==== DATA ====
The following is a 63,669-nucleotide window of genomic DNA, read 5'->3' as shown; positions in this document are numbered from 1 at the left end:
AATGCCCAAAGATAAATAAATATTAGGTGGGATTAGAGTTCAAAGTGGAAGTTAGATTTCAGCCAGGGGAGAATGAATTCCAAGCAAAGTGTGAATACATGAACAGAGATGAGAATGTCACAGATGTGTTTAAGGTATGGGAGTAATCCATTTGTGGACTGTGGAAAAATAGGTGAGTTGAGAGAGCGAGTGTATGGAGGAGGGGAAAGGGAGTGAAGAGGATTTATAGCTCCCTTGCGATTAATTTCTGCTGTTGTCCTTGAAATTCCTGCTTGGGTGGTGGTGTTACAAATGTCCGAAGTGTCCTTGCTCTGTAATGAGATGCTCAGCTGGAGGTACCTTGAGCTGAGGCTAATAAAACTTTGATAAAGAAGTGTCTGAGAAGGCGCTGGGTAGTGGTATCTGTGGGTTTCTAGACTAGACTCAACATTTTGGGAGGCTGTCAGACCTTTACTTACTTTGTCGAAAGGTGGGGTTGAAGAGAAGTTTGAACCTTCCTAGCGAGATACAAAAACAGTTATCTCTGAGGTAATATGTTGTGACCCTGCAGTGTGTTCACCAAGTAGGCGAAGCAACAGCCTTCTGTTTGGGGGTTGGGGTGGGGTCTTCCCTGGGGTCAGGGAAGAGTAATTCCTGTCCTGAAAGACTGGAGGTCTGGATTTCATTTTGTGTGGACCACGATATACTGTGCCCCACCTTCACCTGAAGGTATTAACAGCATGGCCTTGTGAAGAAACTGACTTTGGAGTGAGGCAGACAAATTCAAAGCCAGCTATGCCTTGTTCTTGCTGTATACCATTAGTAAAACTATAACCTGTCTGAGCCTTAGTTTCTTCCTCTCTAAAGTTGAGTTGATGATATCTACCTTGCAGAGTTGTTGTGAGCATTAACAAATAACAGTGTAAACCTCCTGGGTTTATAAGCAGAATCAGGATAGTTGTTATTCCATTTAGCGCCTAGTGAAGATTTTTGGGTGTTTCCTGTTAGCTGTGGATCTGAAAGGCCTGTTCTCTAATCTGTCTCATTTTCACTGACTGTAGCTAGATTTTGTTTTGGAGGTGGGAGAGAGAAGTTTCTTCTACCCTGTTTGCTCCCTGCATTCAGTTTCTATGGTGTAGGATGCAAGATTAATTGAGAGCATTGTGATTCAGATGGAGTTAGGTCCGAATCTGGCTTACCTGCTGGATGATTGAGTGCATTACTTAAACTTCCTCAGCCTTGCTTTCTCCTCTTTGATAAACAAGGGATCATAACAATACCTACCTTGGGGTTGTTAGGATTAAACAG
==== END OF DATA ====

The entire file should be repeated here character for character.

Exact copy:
The following is a 63,669-nucleotide window of genomic DNA, read 5'->3' as shown; positions in this document are numbered from 1 at the left end:
AATGCCCAAAGATAAATAAATATTAGGTGGGATTAGAGTTCAAAGTGGAAGTTAGATTTCAGCCAGGGGAGAATGAATTCCAAGCAAAGTGTGAATACATGAACAGAGATGAGAATGTCACAGATGTGTTTAAGGTATGGGAGTAATCCATTTGTGGACTGTGGAAAAATAGGTGAGTTGAGAGAGCGAGTGTATGGAGGAGGGGAAAGGGAGTGAAGAGGATTTATAGCTCCCTTGCGATTAATTTCTGCTGTTGTCCTTGAAATTCCTGCTTGGGTGGTGGTGTTACAAATGTCCGAAGTGTCCTTGCTCTGTAATGAGATGCTCAGCTGGAGGTACCTTGAGCTGAGGCTAATAAAACTTTGATAAAGAAGTGTCTGAGAAGGCGCTGGGTAGTGGTATCTGTGGGTTTCTAGACTAGACTCAACATTTTGGGAGGCTGTCAGACCTTTACTTACTTTGTCGAAAGGTGGGGTTGAAGAGAAGTTTGAACCTTCCTAGCGAGATACAAAAACAGTTATCTCTGAGGTAATATGTTGTGACCCTGCAGTGTGTTCACCAAGTAGGCGAAGCAACAGCCTTCTGTTTGGGGGTTGGGGTGGGGTCTTCCCTGGGGTCAGGGAAGAGTAATTCCTGTCCTGAAAGACTGGAGGTCTGGATTTCATTTTGTGTGGACCACGATATACTGTGCCCCACCTTCACCTGAAGGTATTAACAGCATGGCCTTGTGAAGAAACTGACTTTGGAGTGAGGCAGACAAATTCAAAGCCAGCTATGCCTTGTTCTTGCTGTATACCATTAGTAAAACTATAACCTGTCTGAGCCTTAGTTTCTTCCTCTCTAAAGTTGAGTTGATGATATCTACCTTGCAGAGTTGTTGTGAGCATTAACAAATAACAGTGTAAACCTCCTGGGTTTATAAGCAGAATCAGGATAGTTGTTATTCCATTTAGCGCCTAGTGAAGATTTTTGGGTGTTTCCTGTTAGCTGTGGATCTGAAAGGCCTGTTCTCTAATCTGTCTCATTTTCACTGACTGTAGCTAGATTTTGTTTTGGAGGTGGGAGAGAGAAGTTTCTTCTACCCTGTTTGCTCCCTGCATTCAGTTTCTATGGTGTAGGATGCAAGATTAATTGAGAGCATTGTGATTCAGATGGAGTTAGGTCCGAATCTGGCTTACCTGCTGGATGATTGAGTGCATTACTTAAACTTCCTCAGCCTTGCTTTCTCCTCTTTGATAAACAAGGGATCATAACAATACCTACCTTGGGGTTGTTAGGATTAAACAG